I don't like to say no!

When a potential client calls to ask questions and determine if there's a fit between her needs and my service, I really don't like to say no. But that's exactly what I did yesterday.

And it's not the first time I chose to do so.

Here's why. The calller, let's name her Joyce, wasn't sure what she wanted to do. She could return to her role as an Executive Assistant, or she could continue as a General Manager of a small enterprise, but she also was considering something quite different from either of these. Ideally Joyce wanted a "general resume" that would be easy to tweek for all kinds of roles.

I responded to Joyce that the most effective resume is a well-targeted resume. It's one that speaks, from beginning to end, to specific skills or transferable skills; it's one that connects the dots between past experience and how it relates to future success; it's one that clearly (and succinctly) communicates how she would make a positive impact on profits through her productivity and performance. Anything less is a waste of my time and her money! In fact, I simply won't take a client on who is unclear about her next-step-career-goal.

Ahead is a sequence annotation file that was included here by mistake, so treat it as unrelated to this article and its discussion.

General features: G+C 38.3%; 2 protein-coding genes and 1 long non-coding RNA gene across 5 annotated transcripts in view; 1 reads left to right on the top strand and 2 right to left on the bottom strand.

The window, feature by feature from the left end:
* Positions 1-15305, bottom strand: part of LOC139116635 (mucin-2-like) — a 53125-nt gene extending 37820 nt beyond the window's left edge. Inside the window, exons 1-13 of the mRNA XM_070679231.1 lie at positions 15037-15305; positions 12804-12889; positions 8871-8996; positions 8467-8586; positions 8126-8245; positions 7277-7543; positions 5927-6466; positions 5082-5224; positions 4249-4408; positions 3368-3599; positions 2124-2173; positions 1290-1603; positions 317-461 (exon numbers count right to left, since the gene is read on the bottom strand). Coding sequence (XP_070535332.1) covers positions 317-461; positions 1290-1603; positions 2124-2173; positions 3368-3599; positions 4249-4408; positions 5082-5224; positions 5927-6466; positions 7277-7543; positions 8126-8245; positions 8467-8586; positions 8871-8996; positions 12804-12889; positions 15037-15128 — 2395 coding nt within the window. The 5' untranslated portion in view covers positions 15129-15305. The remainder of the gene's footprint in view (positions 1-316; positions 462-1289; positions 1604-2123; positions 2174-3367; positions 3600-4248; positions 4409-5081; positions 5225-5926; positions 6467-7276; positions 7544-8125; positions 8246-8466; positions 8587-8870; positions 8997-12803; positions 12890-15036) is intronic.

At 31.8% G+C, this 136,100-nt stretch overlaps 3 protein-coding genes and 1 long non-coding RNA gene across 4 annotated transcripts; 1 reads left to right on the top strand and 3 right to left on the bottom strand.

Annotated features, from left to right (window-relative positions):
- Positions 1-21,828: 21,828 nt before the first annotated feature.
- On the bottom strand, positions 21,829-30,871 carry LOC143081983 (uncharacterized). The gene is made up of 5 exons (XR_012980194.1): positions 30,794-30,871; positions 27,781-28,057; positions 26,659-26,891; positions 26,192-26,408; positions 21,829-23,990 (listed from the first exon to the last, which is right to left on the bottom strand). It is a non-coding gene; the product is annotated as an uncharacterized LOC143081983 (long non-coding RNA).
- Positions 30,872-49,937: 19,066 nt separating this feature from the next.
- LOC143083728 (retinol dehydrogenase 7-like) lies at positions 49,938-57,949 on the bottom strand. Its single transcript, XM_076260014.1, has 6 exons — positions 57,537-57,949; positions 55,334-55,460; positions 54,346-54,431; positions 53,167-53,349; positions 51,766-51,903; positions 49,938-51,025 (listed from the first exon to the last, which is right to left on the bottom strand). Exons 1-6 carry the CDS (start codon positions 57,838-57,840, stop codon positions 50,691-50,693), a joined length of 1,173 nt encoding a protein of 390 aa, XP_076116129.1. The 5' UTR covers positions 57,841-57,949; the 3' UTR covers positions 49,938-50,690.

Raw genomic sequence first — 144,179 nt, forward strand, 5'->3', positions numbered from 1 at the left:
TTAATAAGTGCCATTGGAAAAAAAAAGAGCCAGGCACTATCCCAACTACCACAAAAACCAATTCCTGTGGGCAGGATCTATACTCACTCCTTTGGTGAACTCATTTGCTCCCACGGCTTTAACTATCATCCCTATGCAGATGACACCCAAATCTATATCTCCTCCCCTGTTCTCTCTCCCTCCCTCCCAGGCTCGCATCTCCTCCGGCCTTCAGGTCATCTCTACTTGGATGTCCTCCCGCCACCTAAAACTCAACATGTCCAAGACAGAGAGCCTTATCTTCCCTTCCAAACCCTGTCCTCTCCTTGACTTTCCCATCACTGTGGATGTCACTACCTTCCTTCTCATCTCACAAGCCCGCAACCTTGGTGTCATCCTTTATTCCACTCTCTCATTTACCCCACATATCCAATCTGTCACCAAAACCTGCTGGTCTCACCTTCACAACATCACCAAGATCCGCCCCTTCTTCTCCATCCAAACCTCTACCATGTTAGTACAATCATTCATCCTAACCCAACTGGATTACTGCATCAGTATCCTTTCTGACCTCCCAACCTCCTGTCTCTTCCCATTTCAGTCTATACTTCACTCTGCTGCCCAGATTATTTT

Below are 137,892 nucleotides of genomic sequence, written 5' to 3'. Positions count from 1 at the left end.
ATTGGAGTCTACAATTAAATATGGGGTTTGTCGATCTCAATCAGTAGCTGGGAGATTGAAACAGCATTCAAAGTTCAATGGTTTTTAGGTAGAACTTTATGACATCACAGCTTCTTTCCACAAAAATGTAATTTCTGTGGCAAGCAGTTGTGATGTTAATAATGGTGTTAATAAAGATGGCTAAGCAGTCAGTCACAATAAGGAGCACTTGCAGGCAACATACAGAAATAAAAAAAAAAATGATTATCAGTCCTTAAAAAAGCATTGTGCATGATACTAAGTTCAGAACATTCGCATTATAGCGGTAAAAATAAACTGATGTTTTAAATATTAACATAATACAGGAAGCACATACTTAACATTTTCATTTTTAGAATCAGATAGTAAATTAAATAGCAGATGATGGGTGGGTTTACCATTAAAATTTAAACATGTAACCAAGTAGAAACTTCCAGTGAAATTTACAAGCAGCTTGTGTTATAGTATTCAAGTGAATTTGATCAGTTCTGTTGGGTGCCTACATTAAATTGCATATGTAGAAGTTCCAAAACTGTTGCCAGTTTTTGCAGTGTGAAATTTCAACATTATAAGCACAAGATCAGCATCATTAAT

Here's why. My success is based on my client's success. That's how I choose to evalute whether or not I am delivering a good service and a product worth its price.

I sent Joyce away with ideas for determing a goal, and if she returns with two, we will create two resumes, if she would like to proceed with two goals. However, I also counsel potential clients that we begin with either their a) dream job, or b) the job that they can land right away - and this choice is steered by circumstances. If you have the finances to wait for dream job postings great! And if you must find a job pronto, let's do it!

So many choices, yes, and the final choice must be made by my client, but with reason we can work through these. Sometimes all one needs is a 3rd party, objective voice to bring clarity to the situation. I think that that's a role I fulfill well.

- setting the stage for "masterful" resumes, playing the role of objective career advisor, Stephanie